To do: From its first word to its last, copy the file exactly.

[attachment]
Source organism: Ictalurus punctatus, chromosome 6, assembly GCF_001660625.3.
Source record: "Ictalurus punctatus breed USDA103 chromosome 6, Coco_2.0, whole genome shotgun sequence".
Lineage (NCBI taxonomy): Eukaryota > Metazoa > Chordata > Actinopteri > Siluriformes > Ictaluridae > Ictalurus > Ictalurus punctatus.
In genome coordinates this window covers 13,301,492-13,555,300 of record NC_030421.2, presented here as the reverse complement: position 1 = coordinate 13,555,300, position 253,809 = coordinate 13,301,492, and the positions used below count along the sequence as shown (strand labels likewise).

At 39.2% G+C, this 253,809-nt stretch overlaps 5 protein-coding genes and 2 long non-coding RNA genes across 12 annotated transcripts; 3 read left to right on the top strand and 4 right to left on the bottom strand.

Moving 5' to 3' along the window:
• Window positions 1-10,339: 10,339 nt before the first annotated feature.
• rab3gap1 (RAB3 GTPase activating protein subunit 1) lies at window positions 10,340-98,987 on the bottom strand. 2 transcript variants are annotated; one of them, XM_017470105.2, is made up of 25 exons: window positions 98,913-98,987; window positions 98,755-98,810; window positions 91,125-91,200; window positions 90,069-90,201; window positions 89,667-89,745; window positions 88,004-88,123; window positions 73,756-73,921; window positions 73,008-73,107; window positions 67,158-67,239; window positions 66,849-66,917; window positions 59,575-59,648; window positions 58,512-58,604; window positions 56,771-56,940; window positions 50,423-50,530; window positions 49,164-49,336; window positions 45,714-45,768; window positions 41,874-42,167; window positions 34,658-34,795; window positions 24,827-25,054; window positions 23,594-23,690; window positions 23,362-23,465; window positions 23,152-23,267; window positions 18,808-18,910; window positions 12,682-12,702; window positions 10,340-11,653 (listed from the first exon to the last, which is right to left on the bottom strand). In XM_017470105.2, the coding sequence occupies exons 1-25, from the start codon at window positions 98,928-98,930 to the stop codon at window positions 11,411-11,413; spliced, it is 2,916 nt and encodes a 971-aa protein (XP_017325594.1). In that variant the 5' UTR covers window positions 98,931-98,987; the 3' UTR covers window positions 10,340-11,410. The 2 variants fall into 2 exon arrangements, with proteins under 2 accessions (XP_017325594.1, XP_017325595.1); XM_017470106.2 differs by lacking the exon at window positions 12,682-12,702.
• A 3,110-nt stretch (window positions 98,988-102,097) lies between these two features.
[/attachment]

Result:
Source organism: Ictalurus punctatus, chromosome 6, assembly GCF_001660625.3.
Source record: "Ictalurus punctatus breed USDA103 chromosome 6, Coco_2.0, whole genome shotgun sequence".
Lineage (NCBI taxonomy): Eukaryota > Metazoa > Chordata > Actinopteri > Siluriformes > Ictaluridae > Ictalurus > Ictalurus punctatus.
In genome coordinates this window covers 13,301,492-13,555,300 of record NC_030421.2, presented here as the reverse complement: position 1 = coordinate 13,555,300, position 253,809 = coordinate 13,301,492, and the positions used below count along the sequence as shown (strand labels likewise).

At 39.2% G+C, this 253,809-nt stretch overlaps 5 protein-coding genes and 2 long non-coding RNA genes across 12 annotated transcripts; 3 read left to right on the top strand and 4 right to left on the bottom strand.

Moving 5' to 3' along the window:
• Window positions 1-10,339: 10,339 nt before the first annotated feature.
• rab3gap1 (RAB3 GTPase activating protein subunit 1) lies at window positions 10,340-98,987 on the bottom strand. 2 transcript variants are annotated; one of them, XM_017470105.2, is made up of 25 exons: window positions 98,913-98,987; window positions 98,755-98,810; window positions 91,125-91,200; window positions 90,069-90,201; window positions 89,667-89,745; window positions 88,004-88,123; window positions 73,756-73,921; window positions 73,008-73,107; window positions 67,158-67,239; window positions 66,849-66,917; window positions 59,575-59,648; window positions 58,512-58,604; window positions 56,771-56,940; window positions 50,423-50,530; window positions 49,164-49,336; window positions 45,714-45,768; window positions 41,874-42,167; window positions 34,658-34,795; window positions 24,827-25,054; window positions 23,594-23,690; window positions 23,362-23,465; window positions 23,152-23,267; window positions 18,808-18,910; window positions 12,682-12,702; window positions 10,340-11,653 (listed from the first exon to the last, which is right to left on the bottom strand). In XM_017470105.2, the coding sequence occupies exons 1-25, from the start codon at window positions 98,928-98,930 to the stop codon at window positions 11,411-11,413; spliced, it is 2,916 nt and encodes a 971-aa protein (XP_017325594.1). In that variant the 5' UTR covers window positions 98,931-98,987; the 3' UTR covers window positions 10,340-11,410. The 2 variants fall into 2 exon arrangements, with proteins under 2 accessions (XP_017325594.1, XP_017325595.1); XM_017470106.2 differs by lacking the exon at window positions 12,682-12,702.
• A 3,110-nt stretch (window positions 98,988-102,097) lies between these two features.